Mormon (LDS) Temples

An LDS Temple is a place where special ordinances are performed. Only members of The Church of Jesus Christ of Latter Day Saints are allowed to enter a temple. This is a place of peace.

Asked in Mormonism, Mormon (LDS) Temples

How many LDS temples are there in Brazil?

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There are currently (June 2015) seven temples of the Church of Jesus Christ of Latter-day Saints in Brazil. These are located in Manaus, Fortaleza, Recife, Campinas, Sao Paulo, Curitiba, and Porto Alegre. There is one temple being planned for Rio de Janeiro.
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What direction does the angel moroni face on top of a Mormon temple?

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The Angel Moroni typically faces east. Presumably this is symbolic of Moroni heralding the Second Coming of Jesus Christ, who will come from the east (Matthew 24:27). Not all Moroni statues face east, however. One exception is the Angel Moroni atop the Nauvoo, Illinois Temple. This angel faces to the West in commemoration of the Saints' Trek to the Great Salt Lake Valley from Nauvoo. Other Moroni statues that do not face east are: Accra Ghana (NorthEast); Anchorage Alaska (NorthEast); Apia Samoa (SouthWest); Boise Idaho (South); Buenos Aires Argentina (SouthEast); Chicago Illinois (North); Dallas Texas (South); Johannesburg South Africa (South); Kona Hawaii (NorthEast); London England (South); Manhattan New York (SouthWest); Manila Philippines (West); Mexico City Mexico (south); Nuku'Alofa Tonga (West); Oaxaca Mexico (SouthEast); St. Louis Missouri (South); Santiago Chile (South); Seattle Washington (West); Seoul Korea (south); Stockholm Sweden (south); Suva Fiji (south); Taipei Taiwan (west); and Veracruz Mexico (west). Temples with no Angel Moroni statue are Cardston Alberta; Hamilton New Zealand; Laie Hawaii; Logan Utah; Manti Utah; Oakland California; and St. George Utah.
Asked in Weddings, Mormon (LDS) Temples

Can a couple have a normal wedding and then get married in the LDS temple later on?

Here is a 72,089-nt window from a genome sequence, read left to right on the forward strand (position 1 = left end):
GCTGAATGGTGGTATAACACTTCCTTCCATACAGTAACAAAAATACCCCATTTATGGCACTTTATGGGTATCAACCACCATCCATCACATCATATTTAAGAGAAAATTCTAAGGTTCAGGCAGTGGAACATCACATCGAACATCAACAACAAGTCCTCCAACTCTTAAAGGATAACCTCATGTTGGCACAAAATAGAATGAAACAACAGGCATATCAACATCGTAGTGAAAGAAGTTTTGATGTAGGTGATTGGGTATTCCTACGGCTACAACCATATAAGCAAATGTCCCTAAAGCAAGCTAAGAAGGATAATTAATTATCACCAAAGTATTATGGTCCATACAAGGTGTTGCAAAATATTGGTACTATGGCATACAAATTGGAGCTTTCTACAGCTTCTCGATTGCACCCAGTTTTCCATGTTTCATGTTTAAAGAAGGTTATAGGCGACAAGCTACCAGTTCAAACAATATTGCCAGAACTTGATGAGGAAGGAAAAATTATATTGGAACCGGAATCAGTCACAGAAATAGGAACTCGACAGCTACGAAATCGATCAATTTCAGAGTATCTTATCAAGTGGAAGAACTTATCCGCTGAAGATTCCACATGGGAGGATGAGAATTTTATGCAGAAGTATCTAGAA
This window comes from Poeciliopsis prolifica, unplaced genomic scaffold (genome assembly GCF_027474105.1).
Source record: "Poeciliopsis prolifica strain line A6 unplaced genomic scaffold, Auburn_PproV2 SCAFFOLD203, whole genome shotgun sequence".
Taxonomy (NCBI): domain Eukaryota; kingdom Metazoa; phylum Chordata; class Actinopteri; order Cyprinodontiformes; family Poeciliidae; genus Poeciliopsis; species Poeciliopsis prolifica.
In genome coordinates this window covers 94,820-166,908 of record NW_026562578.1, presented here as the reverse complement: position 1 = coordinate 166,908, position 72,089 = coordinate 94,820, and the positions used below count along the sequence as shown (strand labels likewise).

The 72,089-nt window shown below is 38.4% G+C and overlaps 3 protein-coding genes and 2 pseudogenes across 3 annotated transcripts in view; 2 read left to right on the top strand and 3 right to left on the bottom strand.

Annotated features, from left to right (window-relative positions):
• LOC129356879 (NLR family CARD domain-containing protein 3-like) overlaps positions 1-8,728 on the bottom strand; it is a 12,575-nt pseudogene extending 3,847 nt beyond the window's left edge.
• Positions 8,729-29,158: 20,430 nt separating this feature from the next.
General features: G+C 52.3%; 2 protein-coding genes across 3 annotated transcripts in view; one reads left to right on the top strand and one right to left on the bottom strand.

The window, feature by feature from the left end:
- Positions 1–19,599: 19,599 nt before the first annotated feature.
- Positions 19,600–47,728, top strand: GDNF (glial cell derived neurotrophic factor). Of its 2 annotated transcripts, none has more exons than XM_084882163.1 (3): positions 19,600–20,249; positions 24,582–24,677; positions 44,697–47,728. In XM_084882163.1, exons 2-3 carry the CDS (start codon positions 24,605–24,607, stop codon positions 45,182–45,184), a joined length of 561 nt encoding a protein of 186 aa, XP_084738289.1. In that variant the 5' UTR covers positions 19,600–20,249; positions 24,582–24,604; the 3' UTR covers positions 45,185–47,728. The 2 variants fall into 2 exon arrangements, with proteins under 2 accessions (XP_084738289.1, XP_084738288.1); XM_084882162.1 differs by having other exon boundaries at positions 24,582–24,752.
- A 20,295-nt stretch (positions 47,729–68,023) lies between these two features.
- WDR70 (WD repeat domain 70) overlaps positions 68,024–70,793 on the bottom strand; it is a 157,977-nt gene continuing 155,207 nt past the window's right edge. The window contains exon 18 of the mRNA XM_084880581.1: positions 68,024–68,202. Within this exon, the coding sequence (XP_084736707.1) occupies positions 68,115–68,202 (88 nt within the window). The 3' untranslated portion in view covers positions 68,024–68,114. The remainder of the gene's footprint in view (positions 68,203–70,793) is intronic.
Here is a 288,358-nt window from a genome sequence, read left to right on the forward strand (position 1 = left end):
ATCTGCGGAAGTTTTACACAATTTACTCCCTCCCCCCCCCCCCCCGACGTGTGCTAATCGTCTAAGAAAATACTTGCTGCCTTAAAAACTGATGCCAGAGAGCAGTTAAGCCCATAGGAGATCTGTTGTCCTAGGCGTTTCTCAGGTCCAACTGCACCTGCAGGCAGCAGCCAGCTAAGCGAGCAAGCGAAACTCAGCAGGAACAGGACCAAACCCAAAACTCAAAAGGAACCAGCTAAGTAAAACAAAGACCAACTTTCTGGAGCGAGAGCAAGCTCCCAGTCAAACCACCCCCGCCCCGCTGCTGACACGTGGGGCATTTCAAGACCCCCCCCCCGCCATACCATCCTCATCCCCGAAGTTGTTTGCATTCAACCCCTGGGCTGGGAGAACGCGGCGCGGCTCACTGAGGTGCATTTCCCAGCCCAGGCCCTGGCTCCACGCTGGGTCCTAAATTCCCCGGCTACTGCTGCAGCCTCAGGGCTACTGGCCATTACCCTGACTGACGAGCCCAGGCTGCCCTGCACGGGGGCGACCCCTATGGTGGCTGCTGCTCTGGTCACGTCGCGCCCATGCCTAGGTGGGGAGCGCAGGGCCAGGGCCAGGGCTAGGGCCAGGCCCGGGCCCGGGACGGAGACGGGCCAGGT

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Yes, absolutely! But it needs to be kept in mind that Latter-day Saints [Mormons] believe that marriage outside the temple is just a contract for life. When the minister or celebrant marries the couple, the contract is "...until death do you part", and that is all the authority that can be spanned. LDS believe that holy temples of God are in place so that couples can be married not only "for time" on earth, but for all Eternity, as well. A couple who marries in a "normal wedding" can later marry (be sealed) in the temple provided they become/are worthy to receive a temple recommend - so that they can enter the temple and be sealed to each other. Marriage in the temple is about being sealed to your significant other for time and all eternity. If children are born into a family before the couple enters the temple they will bring their children with them to be sealed as an eternal family altogether. Note, though, that is the requirement in most countries except for the United States. Outside of the US, most governments do not recognize weddings performed within temples of the Church of Jesus Christ of Latter-day Saints, and therefore the Church itself, abiding the Law, requires that the participants receive a civil marraige before they are allowed to be married in the temple. Within the US, it is possible, but less common, to have a civil marriage before a temple marriage. However, it is important to note that in countries where marriages in the temple are recognized, there is a one year waiting period before the couple can be sealed, if they elect to marry civilly first. Answer The Church of Jesus Christ of Latter-day Saints (often misnamed the Mormon Church) encourages all its members to get married in Mormon temples. This is because Latter-day Saints believe that families can (and should) be together forever, but this blessing is only available in Mormon temples. If a couple chooses to get married and, for whatever reason-lack of worthiness, lack of membership in the Church, lack of funds to get to a temple, etc.-do not get married in an LDS temple, this does not mean they can never qualify for the blessings available in the temple. The standards for people attending LDS temples is very high because people covenant there to live much higher standards, and the consequences for breaking those covenants are severe. Thus, only those who are really prepared to take on those commitments are allowed in the temple. Any civil marriage (a legally recognized union between a man and a woman) can be sealed by the power of the priesthood in an LDS temple one year after the civil ceremony takes place. If a couple joins The Church of Jesus Christ of Latter-day Saints and wants to be sealed in an LDS temple, they must wait for a year from their baptismal date. Again, this is because of the seriousness of covenants made in LDS temples. The year gives individuals a chance to learn more about the gospel of Jesus Christ and to gain a deeper appreciation and understanding of temple covenants before making them. All people are invited to qualify for the blessing available in LDS temples.